One of the most important things that happens in any medical malpractice case is the damage calculation. In any case, there are multiple parts. Proving the malpractice is an issue in itself, but coming up with the financial damage for a judgment is another thing that the plaintiff’s attorney will focus his efforts on. In some cases, this can be the most important thing, as the damage awards in a medical malpractice case can be quite large. When millions of dollars are potentially switching hands, it goes without saying that the attorneys in play are going to spend a lot of time figuring out the particulars. So how do you calculate the financial damage? There are many parts.
Past medical and consequential costs
The first step of the equation is showing an accounting of the costs that have already been incurred. This includes any sort of medical cost that one might have incurred by going to the hospital or going through surgery. It also includes the costs associated with caring for a victim. Anything that can be documented with receipts or bills is fair game as long as the medical malpractice directly caused the damage. These are often the simplest costs to prove. Because past costs are clearly documented and require little speculation, they are usually taken at face value int he absence of complicating circumstances.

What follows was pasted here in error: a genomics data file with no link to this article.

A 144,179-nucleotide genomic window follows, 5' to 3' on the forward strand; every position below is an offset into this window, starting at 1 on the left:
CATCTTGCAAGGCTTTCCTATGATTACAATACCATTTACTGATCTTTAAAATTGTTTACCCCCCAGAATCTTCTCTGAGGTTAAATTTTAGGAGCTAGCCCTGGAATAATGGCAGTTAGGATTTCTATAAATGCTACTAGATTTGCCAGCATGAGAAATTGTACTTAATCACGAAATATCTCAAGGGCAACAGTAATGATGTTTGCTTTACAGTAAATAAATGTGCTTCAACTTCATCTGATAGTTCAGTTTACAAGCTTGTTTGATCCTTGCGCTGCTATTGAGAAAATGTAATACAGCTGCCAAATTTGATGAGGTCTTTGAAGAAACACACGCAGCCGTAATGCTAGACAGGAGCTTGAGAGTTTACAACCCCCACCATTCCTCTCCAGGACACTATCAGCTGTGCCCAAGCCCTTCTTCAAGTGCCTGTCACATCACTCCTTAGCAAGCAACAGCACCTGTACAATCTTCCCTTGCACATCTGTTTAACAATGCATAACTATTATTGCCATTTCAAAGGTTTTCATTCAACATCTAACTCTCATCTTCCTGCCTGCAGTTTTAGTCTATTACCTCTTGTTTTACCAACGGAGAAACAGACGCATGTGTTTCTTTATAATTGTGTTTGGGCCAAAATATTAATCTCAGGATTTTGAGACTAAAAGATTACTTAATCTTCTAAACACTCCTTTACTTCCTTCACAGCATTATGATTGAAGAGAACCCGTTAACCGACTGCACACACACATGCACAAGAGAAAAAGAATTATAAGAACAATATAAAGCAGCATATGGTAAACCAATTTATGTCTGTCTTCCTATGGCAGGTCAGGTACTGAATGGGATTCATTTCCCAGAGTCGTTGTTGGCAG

Future medical costs
Things get a little bit trickier when you start talking about future medical costs. This requires the parties and the jury to speculate on what it will take to treat the victim in the future. To figure this out, the parties will usually call in medical experts who can give testimony on the type of things that a person will need to survive and thrive down the road. The parties and the law also seems to understand that nothing can be perfect, so the goal is to get it right as much as possible. In addition, the court will often discount these future costs to their present value, meaning that a victim will get the future cost discounted by a certain interest rate that the court determines a person could get by investing the money. This varies by state.
Other types of damage
The financial award will also include other types of damage that are not so easily quantifiable. The court will attempt to put a dollar figure on the pain and suffering that one has gone through and will go through. Likewise, the court will also put a dollar amount on the loss of enjoyment of certain parts of life. This is a difficult thing to do, but a monetary award is all the court can hand out. Likewise, there will be calculations for loss of past income and loss of future income. Determining this requires one to speculate at the type of work a person would have done.